Supply Chain

NRMC Initiatives

The NRMC incorporated sector expertise to implement initiatives to secure the National Critical Functions (NCF) at the highest risk of an attack or threat, including election security, pipeline cybersecurity, supply chain risks, 5G, and electromagnetic pulse events.

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For questions or comments, email NRMC@hq.dhs.gov.

Last Updated Date: March 19, 2020

NRMC Resources

This page provides National Risk Management Center (NRMC) outreach materials, information, and guides. Download and share these NRMC resources to enhance critical infrastructure resiliency.

NRMC

CISA's National Risk Management Center works closely with the critical infrastructure community to identify and analyze the most significant risks to our Nation and strategically manage long-term resiliency and security efforts to “Secure Tomorrow”.

ICT SCRM Task Force: Interim Report

This Interim Report (Report) describes the work of the U.S. Department of Homeland Security (DHS) Cybersecurity and Infrastructure Security Agency (CISA)’s Information and Communications Technology (ICT) Supply Chain Risk Management (SCRM) Task Force (Task Force) over the past year. As described in this Report, the Task Force is a collaborative endeavor between representatives of industry and government designed to investigate and recommend methods to manage ICT supply chain risks. Its agile, mission-focused approach addresses these issues head-on and provides actionable outputs that create tangible results.

CISA’s ICT Supply Chain Risk Management Task Force Approves Recommendations and Interim Report

Release Date: September 13, 2019
WASHINGTON – The Cybersecurity and Infrastructure Security Agency (CISA) and government and industry members of the Information and Communications Technology (ICT) Supply Chain Risk Management (SCRM) Task Force gathered today to vote on a set of recommendations and an Interim Report designed to help industry and government stakeholders more effectively identify and manage risks to global ICT supply chains.
Last Published Date: September 13, 2019

Overview of Risks Introduced by 5G Adoption in the United States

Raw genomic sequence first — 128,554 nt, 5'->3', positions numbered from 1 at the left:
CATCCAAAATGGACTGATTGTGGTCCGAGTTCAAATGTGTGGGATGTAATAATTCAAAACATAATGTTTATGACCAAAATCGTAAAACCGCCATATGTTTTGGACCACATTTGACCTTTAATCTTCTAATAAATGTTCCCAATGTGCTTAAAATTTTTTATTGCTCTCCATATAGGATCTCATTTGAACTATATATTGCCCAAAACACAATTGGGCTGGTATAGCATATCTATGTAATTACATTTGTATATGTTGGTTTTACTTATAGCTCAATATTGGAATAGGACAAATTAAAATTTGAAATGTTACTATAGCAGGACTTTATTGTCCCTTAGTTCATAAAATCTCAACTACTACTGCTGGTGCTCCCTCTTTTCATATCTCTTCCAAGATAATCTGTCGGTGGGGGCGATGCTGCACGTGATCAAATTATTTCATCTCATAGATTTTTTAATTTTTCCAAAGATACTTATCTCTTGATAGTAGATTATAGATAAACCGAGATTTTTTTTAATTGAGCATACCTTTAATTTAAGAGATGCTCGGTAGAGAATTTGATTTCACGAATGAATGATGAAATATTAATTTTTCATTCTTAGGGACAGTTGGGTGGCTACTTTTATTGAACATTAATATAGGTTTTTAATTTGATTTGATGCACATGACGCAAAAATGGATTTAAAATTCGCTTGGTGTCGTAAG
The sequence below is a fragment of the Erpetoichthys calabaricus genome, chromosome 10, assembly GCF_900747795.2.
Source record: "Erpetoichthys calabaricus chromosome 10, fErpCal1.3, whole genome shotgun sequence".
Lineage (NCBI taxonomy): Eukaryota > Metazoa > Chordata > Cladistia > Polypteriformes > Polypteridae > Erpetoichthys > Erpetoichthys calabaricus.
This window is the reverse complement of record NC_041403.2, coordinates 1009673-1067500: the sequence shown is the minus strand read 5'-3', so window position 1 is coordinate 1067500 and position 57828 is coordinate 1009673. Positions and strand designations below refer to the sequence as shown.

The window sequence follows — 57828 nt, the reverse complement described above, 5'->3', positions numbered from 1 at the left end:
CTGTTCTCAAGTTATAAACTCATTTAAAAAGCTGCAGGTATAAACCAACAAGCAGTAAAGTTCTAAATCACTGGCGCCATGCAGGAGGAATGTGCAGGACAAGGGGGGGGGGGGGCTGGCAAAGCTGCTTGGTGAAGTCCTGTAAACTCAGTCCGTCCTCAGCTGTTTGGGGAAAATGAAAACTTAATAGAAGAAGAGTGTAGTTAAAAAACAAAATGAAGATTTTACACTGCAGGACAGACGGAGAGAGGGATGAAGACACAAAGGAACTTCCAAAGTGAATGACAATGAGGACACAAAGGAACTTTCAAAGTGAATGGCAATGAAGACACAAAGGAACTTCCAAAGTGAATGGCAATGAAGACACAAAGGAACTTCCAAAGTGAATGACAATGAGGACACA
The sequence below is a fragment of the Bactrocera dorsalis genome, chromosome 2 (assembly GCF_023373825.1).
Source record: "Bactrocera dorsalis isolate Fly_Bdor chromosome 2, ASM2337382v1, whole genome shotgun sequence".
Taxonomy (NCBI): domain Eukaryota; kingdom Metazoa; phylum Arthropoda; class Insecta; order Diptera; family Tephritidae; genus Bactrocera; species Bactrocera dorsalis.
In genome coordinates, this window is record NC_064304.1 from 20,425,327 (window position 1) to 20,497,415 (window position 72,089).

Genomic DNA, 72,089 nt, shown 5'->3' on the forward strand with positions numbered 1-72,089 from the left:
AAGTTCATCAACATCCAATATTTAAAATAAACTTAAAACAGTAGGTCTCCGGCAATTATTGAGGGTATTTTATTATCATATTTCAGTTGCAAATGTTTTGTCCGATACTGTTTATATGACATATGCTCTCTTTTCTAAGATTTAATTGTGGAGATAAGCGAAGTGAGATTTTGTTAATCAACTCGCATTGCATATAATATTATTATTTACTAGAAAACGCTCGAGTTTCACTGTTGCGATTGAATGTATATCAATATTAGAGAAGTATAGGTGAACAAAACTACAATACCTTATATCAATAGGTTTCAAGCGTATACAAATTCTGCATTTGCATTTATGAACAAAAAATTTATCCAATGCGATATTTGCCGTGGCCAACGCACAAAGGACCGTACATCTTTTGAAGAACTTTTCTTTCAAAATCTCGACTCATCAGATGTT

5G is the next generation of wireless networks, building upon existing 4G Long-Term Evolution (LTE) infrastructure and improving the bandwidth, capacity, and reliability of wireless broadband services. It is intended to meet increasing data and communication requirements, including capacity for tens of billions of connected devices that will make up the Internet of Things (IoT), ultra-low latency required for critical near-real time communications, and faster speeds to support emerging technologies. 5G is expected to bring security improvements and a better user experience, but supply chain, deployment, network security, and competition and choice vulnerabilities may affect the security and resilience of 5G networks.

CISA’s ICT Supply Chain Risk Management Task Force Makes Key Acquisition Recommendation

Release Date: June 20, 2019

The Cybersecurity and Infrastructure Security Agency (CISA) and government and industry members of the Information and Communications Technology (ICT) Supply Chain Risk Management Task Force gathered in Washington, D.C. today to update members on progress towards the development of an initial recommendation to help industry and government stakeholders more effectively identify and manage risks to global ICT supply chains. 

Last Published Date: June 20, 2019

Supply Chain Risks for Information and Communication Technology

U.S. critical infrastructure relies on Information and Communications Technology (ICT)—defined by the National Institute of Standards and Technology as “the capture, storage, retrieval, processing, display, representation, presentation, organization, management, security, transfer, and interchange of data and information”—for daily operations and functionality. The Design, Development and Production, Distribution, Acquisition and Deployment, Maintenance, and Disposal phases of the ICT supply chain are susceptible to the malicious or inadvertent introduction of vulnerabilities such as malicious software and hardware; counterfeit components; and poor product designs, manufacturing processes, and maintenance procedures.